Strengthening ASSR’s ties with music and recording technology institutions, on Nov 5th & 6th 2011 students at the USC Thornton Popular Music Program in Los Angeles will get to work with Alan Parsons at the prestigious Village Studios in West LA.
Over two days Alan will discuss his recording and production career and then conduct a recording session of an original song performed by some of the students. This session will provide a hands-on learning experience for students and introduce fundamental recording, arranging, production, and mixing techniques.
Chris Sampson, Associate Dean and Director of the Popular Music at USC Thornton, says the opportunity for students to work with Alan Parsons is unique. “Alan Parsons is one of the most highly regarded producers in music,” says Sampson. “Our students will have the chance to work directly with him and learn from one of the greats.”
These sessions are part of a required class for Popular Music majors at USC called the Popular Music Forum. Popular Music Forum is a guest artist series designed to give insights into the music industry and profession. Other guest artists who are a part of the course this fall include Fred Wreck (producer with Dr. Dre and Snoop Dogg), Glenn Frey (co-founder of the Eagles), Linda Perry (hit songwriter and producer), Trevor Rabin (film composer), Tena Clark (CEO of DMI Music and Media Solutions), Darrell Brown (hit songwriter and producer), and Tom Johnston (co-founder of the Doobie Brothers).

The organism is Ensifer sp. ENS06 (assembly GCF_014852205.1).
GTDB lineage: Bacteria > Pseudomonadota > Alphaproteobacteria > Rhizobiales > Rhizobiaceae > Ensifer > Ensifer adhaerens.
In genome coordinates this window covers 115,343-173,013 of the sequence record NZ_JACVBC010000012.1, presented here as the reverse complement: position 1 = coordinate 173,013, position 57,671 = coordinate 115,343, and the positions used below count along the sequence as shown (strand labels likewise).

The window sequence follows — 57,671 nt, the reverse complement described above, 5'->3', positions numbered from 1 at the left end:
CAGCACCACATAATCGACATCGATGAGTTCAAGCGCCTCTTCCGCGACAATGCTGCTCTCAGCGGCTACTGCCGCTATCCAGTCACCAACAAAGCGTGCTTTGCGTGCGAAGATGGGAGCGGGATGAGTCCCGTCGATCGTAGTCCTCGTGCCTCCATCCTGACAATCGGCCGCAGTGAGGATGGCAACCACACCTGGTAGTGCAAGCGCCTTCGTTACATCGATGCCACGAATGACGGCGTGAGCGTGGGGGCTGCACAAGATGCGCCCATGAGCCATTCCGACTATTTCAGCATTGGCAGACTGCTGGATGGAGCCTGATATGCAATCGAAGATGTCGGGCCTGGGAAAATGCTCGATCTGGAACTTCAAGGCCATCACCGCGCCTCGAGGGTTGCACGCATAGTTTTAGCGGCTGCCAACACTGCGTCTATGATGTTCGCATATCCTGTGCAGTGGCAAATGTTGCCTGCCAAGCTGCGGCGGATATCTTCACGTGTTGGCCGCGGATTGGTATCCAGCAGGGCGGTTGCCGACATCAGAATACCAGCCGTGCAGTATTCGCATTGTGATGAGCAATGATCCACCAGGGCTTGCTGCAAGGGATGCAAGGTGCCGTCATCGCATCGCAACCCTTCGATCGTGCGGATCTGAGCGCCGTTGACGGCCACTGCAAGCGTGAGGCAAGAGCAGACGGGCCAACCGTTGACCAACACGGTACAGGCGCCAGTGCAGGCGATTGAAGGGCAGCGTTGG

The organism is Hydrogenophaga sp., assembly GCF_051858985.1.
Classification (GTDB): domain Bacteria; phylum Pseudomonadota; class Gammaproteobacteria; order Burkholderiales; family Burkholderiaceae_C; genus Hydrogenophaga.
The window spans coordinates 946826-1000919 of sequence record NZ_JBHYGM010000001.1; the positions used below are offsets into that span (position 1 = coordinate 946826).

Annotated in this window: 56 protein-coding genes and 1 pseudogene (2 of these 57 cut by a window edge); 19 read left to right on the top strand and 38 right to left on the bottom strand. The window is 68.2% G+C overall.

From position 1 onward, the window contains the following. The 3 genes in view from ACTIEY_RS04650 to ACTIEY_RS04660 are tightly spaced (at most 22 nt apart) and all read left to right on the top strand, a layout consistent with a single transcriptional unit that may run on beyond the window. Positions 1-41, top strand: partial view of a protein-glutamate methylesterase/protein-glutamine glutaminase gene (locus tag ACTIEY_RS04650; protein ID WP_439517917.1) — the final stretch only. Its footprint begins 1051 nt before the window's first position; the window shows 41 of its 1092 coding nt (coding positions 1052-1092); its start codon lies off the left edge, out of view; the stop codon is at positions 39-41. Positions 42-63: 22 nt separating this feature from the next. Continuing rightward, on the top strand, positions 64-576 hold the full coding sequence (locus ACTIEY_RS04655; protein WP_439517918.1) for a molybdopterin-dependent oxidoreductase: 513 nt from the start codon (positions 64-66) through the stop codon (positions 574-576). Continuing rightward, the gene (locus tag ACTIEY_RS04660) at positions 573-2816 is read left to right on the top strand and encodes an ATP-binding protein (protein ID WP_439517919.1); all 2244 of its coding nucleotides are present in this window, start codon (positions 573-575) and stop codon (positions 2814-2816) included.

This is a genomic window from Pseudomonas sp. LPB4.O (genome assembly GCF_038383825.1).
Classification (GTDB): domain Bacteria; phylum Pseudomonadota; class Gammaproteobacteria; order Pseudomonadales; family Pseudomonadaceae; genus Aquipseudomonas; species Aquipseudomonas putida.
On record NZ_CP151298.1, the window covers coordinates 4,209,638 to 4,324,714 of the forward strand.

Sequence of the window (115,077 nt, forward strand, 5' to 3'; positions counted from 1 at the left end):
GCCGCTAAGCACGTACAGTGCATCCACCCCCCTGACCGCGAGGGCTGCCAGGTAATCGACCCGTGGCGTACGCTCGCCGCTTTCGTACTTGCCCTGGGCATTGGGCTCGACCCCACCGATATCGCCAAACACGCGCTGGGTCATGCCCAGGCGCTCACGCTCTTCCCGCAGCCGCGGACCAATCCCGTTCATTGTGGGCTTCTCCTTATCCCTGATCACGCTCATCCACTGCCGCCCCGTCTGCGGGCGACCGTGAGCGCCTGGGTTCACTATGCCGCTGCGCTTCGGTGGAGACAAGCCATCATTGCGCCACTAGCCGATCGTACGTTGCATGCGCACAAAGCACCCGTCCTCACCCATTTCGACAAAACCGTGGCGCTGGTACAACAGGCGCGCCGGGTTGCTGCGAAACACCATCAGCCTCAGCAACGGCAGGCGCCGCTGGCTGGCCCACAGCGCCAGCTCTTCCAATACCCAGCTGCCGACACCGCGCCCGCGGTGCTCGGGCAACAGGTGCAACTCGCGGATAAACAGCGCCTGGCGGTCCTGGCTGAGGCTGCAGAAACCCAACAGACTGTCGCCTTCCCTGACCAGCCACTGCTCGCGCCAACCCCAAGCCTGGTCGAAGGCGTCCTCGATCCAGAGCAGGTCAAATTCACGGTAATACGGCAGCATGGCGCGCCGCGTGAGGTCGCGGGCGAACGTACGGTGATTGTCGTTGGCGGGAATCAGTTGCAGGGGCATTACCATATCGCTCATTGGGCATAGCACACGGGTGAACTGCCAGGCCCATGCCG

USC Thornton’s Popular Music Program is unique within the music conservatory model and created as a rich multi-disciplinary hub for rock, pop, R&B, folk, Latin, and country artists. Set within the vibrant creative center of Los Angeles, the program ushers students into all the facets of the pop music scene, and the Forum is an integral part of that goal.
More at www.usc.edu/music, or call (213) 740-3233.
“It’s vital that university programs try to connect with the real world of music and recording technology,” says ASSR producer Julian Colbeck. ”In Los Angeles it’s great to see USC taking advantage of their location and actively involving people who have already achieved so much in this industry. Acknowledging the past–in a time when music also had a business attached to it–strikes me as a very positive move towards ensuring that students enrolled in these types of program actually have a future.”
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